Wednesday, September 22, 2010

Book People

Dotted among the other activities for the past couple weeks have been some lovely discoveries as a result of conversations with Book People. By the bedside I have the book that was at the heart of a favourite film, Venus Peter (book title is Twelvemonth and a Day).

In the living room is an American poet from the beat generation whose work I had never heard of before. I get as excited about new books/authors as an archaeologist finding a fossil.

In the kitchen are two books by authors known to me but not these books--Ursula Leguin and Nathaniel West.

Now back in the US I had a conversation with my visiting friend about books and virtual books. She first introduced me to Diana Gabaldon books. I wish we had had time to show her some standing rocks, but we ran out of--you'll forgive the near-pun since Diana Gabladon has time-travelling characters--time.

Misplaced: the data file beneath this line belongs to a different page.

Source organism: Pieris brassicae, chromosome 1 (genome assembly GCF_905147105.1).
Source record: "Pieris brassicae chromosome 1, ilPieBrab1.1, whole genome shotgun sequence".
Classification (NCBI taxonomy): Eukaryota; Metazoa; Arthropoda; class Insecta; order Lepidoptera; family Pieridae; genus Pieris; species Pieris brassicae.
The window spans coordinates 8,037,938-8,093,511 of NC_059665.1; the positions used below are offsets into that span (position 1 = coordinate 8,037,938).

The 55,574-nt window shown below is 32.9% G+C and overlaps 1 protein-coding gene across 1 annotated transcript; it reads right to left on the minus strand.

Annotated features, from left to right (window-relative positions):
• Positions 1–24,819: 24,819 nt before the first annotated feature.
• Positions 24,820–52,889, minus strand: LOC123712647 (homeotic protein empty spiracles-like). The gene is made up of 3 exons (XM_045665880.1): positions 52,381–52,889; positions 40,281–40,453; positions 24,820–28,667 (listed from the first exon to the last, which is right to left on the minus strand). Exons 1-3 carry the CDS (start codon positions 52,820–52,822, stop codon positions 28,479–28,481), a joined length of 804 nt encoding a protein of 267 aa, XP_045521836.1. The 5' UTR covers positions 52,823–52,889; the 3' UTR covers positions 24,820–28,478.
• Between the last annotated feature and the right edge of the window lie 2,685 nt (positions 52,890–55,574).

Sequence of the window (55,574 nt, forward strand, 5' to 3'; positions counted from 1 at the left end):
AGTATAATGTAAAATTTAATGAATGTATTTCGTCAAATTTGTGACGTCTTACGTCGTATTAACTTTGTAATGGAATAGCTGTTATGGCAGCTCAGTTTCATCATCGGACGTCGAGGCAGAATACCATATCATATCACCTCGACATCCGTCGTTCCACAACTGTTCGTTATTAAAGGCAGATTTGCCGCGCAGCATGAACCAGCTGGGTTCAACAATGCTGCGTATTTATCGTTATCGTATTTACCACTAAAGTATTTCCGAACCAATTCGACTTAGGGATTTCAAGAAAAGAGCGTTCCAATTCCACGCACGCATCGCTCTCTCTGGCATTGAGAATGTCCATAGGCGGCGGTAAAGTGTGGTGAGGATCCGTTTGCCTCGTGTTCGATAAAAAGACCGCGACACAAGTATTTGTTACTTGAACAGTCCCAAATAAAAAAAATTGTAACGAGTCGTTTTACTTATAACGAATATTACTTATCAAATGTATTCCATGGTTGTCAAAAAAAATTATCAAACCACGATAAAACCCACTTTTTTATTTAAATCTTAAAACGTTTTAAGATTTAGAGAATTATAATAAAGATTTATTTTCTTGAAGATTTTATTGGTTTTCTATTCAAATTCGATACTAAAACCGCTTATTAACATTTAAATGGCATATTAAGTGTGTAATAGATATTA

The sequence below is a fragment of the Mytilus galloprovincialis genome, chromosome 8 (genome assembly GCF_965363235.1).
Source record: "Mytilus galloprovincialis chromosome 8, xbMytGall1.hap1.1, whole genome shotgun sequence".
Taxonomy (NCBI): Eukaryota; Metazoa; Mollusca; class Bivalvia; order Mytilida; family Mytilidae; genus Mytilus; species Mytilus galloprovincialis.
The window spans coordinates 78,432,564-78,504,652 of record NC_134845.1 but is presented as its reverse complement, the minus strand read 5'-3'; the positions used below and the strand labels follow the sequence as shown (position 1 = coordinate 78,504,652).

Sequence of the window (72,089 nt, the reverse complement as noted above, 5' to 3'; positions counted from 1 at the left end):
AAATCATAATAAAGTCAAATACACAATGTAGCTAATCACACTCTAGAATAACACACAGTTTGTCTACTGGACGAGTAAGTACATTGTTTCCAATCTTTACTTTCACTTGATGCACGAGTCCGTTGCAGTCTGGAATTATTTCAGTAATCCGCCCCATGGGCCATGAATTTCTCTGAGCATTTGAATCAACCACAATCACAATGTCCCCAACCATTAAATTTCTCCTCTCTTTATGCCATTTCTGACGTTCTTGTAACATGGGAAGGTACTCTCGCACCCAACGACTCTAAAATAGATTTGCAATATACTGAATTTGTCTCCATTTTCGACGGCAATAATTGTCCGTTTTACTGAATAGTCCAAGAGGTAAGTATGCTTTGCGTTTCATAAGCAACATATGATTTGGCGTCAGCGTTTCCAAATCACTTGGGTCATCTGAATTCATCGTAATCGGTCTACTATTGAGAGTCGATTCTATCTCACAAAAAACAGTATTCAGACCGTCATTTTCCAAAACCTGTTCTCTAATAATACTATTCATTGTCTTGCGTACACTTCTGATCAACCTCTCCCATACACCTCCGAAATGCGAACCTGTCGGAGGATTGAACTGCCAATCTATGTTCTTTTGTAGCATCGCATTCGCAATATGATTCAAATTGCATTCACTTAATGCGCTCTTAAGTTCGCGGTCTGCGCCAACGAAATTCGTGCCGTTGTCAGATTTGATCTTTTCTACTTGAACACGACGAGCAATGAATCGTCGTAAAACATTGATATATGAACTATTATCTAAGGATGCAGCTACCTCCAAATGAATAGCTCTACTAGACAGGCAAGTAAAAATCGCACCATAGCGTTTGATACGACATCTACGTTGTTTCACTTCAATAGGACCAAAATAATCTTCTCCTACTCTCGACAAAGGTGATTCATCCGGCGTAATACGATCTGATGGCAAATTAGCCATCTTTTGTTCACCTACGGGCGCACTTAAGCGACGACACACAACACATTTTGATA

My friends and I are all level headed people and know the difference between what is real--the beans and toast I just made for lunch, for example, and the stories we read and sometimes write. However, there is a particular pleasure that comes from populating the world of beans and toast with friends and acquaintances we have met in books.

It is a rainy day here. My real friends are probably all curled up with a book someplace, so I may just take advantage of the weather to play with some of my new found imaginary acquaintances.

2 Comments:

At 10:09 PM, Blogger Amy said...

Husband and I enjoyed Great Books discussion last night of Frankinstein, or The Modern Prometheus. The group agreed that despite the style, the book is a classic because the themes are universal and deep.

 
At 6:19 PM, Blogger dks716 said...

I think I should set the record straight: it was you who introduced me to Diana Gabaldon, not the other way 'round. As I recall, I was telling you about a Crichton book I'd read on time travel, and you said, "Have I got a book for you!" I read Outlander, then was thrilled to find out there were more.
Deb

 

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